Also called episodic cranial sensory shock Exploding Head Syndrome (EHS) is a sensory disorder often characterized by a loud noise or popping sensation in the head when entering or leaving deep sleep. About the exact cause of EHS Little is known, and although not dangerous, it can cause fear, anxiety, and sleep interruptions.
In 2017, a survey was launched asking BBC Science Focus readers to share their EHS experiences in collaboration with psychologists at the University of London, St Mary’s College of Maryland, University of Notre Dame, and the University of Sussex.
Report on exploding head syndrome
About 7000 people responded to the 3,286 reporting experiences of EHS departments. Another 446 people reported symptoms of EHS at baseline. However, he was excluded from the study due to other medical conditions or excessive pain during the attacks.
Dr. Alice Gregory;
“I was delighted when Dan Bennett, editor of the BBC Science Focus, suggested this collaboration. Dr. Brian Sharpless, related to exploding head syndrome led the first article. The data set we collected was extremely rich and we have a lot to learn. ”
The results of the study were published in the journal Sleep Medicine. While 5 percent of patients said they had EHS several times a week, most said they only experienced it occasionally, 35 percent had one attack several times a year, and 40 percent had only a few attacks in their lives.
About 45 percent of all patients stated that they found the attacks scary and more than 25 percent experienced significant distress.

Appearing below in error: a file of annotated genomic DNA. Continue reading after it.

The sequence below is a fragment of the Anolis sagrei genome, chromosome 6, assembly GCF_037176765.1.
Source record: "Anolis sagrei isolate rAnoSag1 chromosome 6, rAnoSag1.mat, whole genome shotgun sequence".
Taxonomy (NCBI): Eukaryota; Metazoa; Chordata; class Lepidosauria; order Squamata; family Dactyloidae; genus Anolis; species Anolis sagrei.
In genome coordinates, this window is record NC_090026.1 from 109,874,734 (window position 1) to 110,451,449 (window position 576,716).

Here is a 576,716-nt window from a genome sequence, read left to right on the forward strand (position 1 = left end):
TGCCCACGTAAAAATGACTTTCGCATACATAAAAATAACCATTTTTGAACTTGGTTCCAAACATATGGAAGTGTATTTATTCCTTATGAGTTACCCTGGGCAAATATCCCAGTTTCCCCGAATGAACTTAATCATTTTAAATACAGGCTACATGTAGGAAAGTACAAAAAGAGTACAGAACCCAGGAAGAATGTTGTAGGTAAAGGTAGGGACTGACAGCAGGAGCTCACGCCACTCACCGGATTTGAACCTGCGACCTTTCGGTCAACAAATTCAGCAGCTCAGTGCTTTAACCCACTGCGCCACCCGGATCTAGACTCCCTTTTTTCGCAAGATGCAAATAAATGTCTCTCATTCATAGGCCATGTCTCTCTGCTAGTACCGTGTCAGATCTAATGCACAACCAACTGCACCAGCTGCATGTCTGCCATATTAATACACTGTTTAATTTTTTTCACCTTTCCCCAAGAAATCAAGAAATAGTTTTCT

Although the exact cause of EHS is unclear, 60% of patients believed the condition was’ caused by something in the brain. Approximately 35 percent of patients thought that EHS was caused by stress, while 7 percent thought that their medication was a side effect, 2 percent thought it was caused by electronic devices, and 3 percent thought it could be caused by something supernatural.
The measures taken by patients to combat EHS are varied. Among them were thought to be more than 80 percent effective, avoiding sleeping on your back, but also 80 percent effective, going to bed earlier, getting 50 percent and more sleep, 50 percent increasing alcohol consumption. “Exploding Head Syndrome (EHS) is not discussed much in the media or elsewhere. As a result, people with this experience may know little about what is going on. ”
“In our study, we found that those with EHS reported lower sleep quality and less sleep than others. In the future, it about we want to know more. For example, could a sleep disturbance trigger this experience, or does someone with EHS have trouble falling asleep at night? ”